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Malaysian palm kernel oil set for fresh surge as buyers return

By Emily Chow

KUALA LUMPUR, March 17 (Reuters) - Malaysian palm kernel oil prices look set to climb up out of a trough as industrial buyers flock back to the soap and detergent ingredient after it regained a steep discount to rival oils.

Kernel oil prices have tumbled by a third from a record high hit in late January, bringing back its competitive edge versus coconut oil and other substitutes.

Oleochemical buyers primarily use palm kernel oil in detergent, soap and cosmetics production, but when prices surge, they have little scope to pass on higher input costs in the highly competitive consumer goods sector.

Now demand looks set to pick up sharply as the slump since January has left kernel prices trading near their largest ever discount to coconut oil, enticing buyers back - albeit with concerns about more price rises.

The recent price drop was a demand-based correction rather than due to a recovery of supplies, and now "demand will become more competitive," said a director of a Malaysian firm that manufactures oleochemicals as well as soaps and detergents.

"Customers won't accept (these kinds of) drastic (price) increases so we have to play around with composition of products to ensure prices stay the same," the director said, explaining the volatile up-and-down swing in the kernel oil market.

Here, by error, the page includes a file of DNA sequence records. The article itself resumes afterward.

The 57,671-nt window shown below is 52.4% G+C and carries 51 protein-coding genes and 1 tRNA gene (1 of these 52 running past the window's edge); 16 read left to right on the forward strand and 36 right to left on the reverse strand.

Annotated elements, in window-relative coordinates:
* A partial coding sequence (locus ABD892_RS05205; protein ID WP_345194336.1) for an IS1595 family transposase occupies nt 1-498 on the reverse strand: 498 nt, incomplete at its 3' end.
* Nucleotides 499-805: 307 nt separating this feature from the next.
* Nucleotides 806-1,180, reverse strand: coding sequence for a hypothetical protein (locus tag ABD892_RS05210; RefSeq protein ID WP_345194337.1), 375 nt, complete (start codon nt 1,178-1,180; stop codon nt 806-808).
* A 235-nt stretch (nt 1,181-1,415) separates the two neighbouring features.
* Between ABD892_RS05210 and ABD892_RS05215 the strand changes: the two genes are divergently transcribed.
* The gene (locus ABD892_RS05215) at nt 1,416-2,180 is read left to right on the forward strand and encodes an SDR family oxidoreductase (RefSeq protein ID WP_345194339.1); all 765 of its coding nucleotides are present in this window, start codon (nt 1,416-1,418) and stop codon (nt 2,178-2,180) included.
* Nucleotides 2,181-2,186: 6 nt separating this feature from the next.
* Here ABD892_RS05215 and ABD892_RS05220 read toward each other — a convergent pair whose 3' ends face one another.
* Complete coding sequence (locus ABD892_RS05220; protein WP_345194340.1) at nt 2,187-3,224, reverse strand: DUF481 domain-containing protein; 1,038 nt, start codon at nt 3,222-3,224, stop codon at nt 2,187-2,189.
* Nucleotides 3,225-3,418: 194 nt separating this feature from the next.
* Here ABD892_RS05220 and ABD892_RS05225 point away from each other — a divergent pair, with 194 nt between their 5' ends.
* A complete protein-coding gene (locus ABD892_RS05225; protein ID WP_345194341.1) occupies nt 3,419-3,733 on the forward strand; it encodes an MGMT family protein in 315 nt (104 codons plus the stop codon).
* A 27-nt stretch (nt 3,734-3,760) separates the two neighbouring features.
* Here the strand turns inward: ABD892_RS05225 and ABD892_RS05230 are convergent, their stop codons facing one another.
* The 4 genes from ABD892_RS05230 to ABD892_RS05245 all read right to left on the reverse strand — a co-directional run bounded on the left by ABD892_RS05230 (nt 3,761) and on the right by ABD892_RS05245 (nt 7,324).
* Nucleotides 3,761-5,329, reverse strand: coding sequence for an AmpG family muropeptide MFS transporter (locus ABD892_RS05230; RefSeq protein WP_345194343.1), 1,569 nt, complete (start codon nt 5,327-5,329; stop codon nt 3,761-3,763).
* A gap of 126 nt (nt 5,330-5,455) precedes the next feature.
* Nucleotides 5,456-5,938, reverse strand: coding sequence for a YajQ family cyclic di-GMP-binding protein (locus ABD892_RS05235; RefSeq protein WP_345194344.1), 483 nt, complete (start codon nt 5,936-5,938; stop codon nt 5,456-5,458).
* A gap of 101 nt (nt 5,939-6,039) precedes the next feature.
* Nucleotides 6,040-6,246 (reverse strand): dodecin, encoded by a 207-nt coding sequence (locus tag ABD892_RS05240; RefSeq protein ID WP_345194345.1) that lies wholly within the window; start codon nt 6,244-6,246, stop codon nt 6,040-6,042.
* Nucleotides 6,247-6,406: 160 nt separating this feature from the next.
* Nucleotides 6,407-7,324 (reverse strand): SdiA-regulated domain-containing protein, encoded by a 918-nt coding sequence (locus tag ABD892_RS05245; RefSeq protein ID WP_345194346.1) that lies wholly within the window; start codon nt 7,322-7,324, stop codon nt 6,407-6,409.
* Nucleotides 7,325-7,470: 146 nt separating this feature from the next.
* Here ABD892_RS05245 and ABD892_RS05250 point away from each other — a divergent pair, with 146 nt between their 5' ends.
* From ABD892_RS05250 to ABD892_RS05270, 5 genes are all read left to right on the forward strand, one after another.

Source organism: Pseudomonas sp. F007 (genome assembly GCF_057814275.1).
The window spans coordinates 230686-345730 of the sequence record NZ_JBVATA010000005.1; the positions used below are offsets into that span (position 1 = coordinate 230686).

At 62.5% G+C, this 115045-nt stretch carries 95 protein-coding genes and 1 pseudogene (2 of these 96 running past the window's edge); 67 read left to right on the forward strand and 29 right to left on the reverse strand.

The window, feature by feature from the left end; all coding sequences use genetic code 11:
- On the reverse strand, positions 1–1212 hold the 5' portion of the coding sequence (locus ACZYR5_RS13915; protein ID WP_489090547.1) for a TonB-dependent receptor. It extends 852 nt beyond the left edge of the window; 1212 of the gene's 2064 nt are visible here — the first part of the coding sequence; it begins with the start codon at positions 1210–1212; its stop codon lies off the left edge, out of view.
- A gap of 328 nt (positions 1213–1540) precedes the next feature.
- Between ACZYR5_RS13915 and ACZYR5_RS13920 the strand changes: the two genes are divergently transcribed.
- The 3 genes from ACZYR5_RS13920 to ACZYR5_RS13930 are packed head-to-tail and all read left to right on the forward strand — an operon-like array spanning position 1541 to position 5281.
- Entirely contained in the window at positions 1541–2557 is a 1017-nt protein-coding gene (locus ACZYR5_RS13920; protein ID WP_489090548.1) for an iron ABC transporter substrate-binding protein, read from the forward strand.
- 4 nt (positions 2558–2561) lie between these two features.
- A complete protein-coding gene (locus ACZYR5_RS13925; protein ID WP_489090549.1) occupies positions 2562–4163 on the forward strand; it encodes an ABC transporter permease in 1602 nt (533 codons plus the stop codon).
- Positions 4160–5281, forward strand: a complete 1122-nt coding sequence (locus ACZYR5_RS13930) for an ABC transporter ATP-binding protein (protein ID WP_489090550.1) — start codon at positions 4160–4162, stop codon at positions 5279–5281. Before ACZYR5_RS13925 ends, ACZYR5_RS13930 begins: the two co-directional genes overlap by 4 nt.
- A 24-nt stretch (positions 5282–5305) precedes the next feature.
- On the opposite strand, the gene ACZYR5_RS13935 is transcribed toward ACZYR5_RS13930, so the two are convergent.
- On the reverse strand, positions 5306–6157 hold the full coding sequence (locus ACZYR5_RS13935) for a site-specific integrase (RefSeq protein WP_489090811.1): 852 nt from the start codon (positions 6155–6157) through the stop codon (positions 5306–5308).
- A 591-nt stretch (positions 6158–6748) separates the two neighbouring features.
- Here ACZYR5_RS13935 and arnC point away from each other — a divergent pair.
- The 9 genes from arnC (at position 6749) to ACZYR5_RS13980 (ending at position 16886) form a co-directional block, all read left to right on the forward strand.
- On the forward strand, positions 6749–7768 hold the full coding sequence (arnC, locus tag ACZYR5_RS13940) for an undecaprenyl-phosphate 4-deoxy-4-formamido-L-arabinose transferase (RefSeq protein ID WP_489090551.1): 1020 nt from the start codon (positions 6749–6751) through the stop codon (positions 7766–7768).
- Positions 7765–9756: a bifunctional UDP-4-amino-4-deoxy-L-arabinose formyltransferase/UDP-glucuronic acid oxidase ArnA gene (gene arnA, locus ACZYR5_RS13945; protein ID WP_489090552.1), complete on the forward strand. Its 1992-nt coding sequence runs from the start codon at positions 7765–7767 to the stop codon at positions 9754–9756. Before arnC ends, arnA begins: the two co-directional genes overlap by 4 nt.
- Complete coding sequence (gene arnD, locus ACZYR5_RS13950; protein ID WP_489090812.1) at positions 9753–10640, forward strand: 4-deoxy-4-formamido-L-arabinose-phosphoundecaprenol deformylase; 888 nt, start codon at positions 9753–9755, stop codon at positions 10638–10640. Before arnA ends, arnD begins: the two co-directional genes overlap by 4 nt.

Palm kernel oil prices surged by 50 percent between October 2016 and late January 2017 to a record high at 8,463.79 ringgit a tonne (PKO-MYSTH-M1), as the lingering effects of a 2015 drought tightened crude palm oil supplies and led to a drop in kernel oil output and stocks.

The rally pushed kernel oil to its first large premium over coconut oil in more than five years, turning buyers to other oils and ultimately triggering the slump in demand that drove kernel oil prices to a seven-month low of 5,241.47 ringgit on Feb. 28. On Friday, kernel oil was last at 5,555.63 ringgit.

During the price surge, soap and detergent makers had to scramble to change ingredients or dial down production to prevent cost overruns.

"Oleochemical manufacturers slowed down manufacturing because of the high prices, to an extent of shutting down plants. Some scheduled plant shutdowns as well," said a manager at another oleochemicals manufacturer in Malaysia.

(Reporting by Emily Chow; Editing by Gavin Maguire and Tom Hogue)